Just in case you don't know why this picture is awesome.
March 12th, 2014
Apparently Steven Sondheim hated the song I Feel Pretty from the hit musical West Side Story because Maria, a poor Puerto Rican American girl would never sing the words I feel pretty and witty and gay. I tend to agree and that has slightly shattered my perception of how much I love that musical.
If I took anything away from this lecture, it was to establish the terms of your involvement from the beginning so there are no mistakes or problems. It skips all the business we don't want to discuss and gets to the music that we want to compose.
Grand Rights are the rights reserved for the creator of dramatico-musical materials. The grand right only exists in a musical work which is written specifically for a particular dramatic usage, whether that is opera: a stage musical: or a ballet production. Another more amusing definition might be: A musical performance whereby if it takes place in costume and you can throw something at it, there's a Grand Right.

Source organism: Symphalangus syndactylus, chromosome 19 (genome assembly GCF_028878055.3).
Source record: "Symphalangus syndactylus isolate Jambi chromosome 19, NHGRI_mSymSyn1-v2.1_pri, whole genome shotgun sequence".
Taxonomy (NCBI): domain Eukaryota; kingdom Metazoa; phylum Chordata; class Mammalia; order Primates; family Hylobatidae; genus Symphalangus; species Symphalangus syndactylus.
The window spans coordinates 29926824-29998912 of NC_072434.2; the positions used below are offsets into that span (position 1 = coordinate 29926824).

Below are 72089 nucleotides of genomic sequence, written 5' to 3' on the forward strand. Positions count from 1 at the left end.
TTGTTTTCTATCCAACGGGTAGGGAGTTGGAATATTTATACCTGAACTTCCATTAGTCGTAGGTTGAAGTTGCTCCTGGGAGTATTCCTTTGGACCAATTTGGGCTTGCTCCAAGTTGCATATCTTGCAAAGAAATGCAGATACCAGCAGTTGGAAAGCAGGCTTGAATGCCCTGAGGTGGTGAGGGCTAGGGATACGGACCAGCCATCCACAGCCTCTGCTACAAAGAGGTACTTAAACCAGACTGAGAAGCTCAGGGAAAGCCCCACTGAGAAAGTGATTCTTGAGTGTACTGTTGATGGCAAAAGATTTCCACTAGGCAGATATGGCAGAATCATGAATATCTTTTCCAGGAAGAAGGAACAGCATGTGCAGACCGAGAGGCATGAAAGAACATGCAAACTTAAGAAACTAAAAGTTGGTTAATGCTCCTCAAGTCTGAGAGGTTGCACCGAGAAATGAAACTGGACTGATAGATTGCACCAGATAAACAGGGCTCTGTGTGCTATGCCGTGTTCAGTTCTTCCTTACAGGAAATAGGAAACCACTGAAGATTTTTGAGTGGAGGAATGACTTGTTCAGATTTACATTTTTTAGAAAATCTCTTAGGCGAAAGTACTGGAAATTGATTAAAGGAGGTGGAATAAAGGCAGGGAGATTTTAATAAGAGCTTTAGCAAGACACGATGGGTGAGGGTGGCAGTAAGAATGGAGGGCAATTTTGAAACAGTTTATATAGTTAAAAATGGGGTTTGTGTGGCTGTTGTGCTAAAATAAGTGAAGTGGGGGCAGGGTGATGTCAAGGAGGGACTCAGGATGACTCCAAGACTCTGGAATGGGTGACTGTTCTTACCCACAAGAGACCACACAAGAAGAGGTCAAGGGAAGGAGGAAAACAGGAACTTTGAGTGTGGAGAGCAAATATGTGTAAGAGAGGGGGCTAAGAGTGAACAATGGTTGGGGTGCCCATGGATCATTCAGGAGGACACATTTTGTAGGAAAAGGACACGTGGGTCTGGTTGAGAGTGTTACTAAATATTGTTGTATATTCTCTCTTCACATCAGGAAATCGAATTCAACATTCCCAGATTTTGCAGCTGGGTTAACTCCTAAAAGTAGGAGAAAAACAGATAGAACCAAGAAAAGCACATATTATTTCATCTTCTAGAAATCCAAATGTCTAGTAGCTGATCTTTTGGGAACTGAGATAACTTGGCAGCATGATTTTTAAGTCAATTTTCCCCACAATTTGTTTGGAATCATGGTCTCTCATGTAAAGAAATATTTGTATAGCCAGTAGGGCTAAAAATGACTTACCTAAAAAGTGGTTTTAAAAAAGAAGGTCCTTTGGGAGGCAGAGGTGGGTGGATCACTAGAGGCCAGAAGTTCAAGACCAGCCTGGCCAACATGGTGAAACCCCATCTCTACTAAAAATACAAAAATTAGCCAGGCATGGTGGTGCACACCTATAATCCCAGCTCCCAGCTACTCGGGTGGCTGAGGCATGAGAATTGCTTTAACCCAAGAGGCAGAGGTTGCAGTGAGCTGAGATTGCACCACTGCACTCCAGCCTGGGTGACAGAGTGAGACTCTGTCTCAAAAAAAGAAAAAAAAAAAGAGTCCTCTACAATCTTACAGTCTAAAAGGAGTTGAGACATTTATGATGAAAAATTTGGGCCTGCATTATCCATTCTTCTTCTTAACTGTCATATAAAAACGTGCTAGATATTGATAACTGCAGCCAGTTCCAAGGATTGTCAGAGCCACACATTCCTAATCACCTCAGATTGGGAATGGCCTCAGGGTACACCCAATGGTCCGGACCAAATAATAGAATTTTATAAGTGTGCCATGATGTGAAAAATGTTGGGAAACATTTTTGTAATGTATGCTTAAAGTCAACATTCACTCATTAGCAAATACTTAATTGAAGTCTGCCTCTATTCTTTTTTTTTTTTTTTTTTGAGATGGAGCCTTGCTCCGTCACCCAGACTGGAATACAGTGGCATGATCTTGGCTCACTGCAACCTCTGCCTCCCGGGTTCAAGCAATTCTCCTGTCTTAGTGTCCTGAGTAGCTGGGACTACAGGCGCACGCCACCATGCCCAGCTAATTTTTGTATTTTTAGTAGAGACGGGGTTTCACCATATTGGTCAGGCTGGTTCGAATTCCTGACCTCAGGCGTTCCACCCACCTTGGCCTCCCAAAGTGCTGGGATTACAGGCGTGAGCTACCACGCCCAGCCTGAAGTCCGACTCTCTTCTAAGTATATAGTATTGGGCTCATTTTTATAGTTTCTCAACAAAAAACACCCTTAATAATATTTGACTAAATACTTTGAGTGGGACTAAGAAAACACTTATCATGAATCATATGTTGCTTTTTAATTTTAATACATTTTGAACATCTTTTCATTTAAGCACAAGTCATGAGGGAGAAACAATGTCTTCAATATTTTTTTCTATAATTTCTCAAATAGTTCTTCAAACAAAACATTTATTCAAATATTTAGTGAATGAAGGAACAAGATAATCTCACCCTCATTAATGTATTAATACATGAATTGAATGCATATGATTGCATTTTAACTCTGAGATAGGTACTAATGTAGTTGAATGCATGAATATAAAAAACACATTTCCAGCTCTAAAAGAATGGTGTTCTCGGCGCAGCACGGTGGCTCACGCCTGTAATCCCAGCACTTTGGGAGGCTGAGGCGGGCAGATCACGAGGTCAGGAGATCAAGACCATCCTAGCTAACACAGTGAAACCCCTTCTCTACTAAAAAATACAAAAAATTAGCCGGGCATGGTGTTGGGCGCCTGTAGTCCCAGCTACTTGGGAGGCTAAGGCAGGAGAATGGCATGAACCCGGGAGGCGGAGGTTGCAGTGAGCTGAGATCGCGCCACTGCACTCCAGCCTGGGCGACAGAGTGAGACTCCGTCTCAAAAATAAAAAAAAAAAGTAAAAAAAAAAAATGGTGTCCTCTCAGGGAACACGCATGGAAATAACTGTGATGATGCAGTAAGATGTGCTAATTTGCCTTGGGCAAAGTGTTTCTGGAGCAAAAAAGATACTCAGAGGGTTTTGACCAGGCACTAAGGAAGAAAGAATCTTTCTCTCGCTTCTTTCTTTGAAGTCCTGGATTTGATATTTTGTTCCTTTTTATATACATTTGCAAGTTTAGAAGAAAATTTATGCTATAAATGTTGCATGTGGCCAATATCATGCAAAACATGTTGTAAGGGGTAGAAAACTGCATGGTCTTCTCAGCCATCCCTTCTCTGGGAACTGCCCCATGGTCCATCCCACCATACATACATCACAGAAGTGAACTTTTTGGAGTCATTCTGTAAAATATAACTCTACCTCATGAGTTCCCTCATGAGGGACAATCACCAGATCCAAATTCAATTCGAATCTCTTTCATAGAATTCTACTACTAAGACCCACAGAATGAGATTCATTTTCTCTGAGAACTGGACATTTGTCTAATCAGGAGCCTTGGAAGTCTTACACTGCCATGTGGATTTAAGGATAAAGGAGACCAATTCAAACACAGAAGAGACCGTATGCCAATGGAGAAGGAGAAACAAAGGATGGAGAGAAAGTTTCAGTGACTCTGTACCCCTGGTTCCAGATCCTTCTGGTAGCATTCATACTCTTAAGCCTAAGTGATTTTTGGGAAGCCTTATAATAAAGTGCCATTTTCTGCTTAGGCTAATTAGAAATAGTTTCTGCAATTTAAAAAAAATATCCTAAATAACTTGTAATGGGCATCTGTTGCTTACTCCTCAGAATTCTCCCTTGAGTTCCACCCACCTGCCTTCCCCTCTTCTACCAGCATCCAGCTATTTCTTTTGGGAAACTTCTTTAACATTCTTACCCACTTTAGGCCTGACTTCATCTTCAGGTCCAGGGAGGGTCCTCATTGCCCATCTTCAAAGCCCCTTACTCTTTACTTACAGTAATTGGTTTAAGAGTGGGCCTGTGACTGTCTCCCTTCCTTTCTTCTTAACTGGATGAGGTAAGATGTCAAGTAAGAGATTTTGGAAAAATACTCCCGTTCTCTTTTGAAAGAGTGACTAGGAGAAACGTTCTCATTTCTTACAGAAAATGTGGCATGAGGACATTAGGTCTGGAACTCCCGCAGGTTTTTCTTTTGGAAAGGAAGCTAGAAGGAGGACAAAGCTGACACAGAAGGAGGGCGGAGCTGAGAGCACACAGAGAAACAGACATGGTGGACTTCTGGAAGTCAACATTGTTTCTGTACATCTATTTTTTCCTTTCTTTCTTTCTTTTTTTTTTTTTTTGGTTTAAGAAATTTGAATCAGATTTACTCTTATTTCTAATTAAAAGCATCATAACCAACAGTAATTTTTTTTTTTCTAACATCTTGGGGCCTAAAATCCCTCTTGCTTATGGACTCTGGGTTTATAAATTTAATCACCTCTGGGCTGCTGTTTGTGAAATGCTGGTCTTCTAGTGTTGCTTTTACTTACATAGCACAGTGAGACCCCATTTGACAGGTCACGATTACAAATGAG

Grand Rights are not licensed by the performing rights societies so you have to keep on them if you want to see your royalties. There are usually three recipients of Grand Rights including the lyricists, writers, and composers.
Anyway, grand rights are something you should probably know about if you want to compose for musicals. Its a possibility for any songwriter I suppose!
We ended class with an exercise that I botched unfortunately, (a lot on my mind and none of it was writing a hit opening number in 15 minutes). It was a fun little task, but there just wasn't enough time.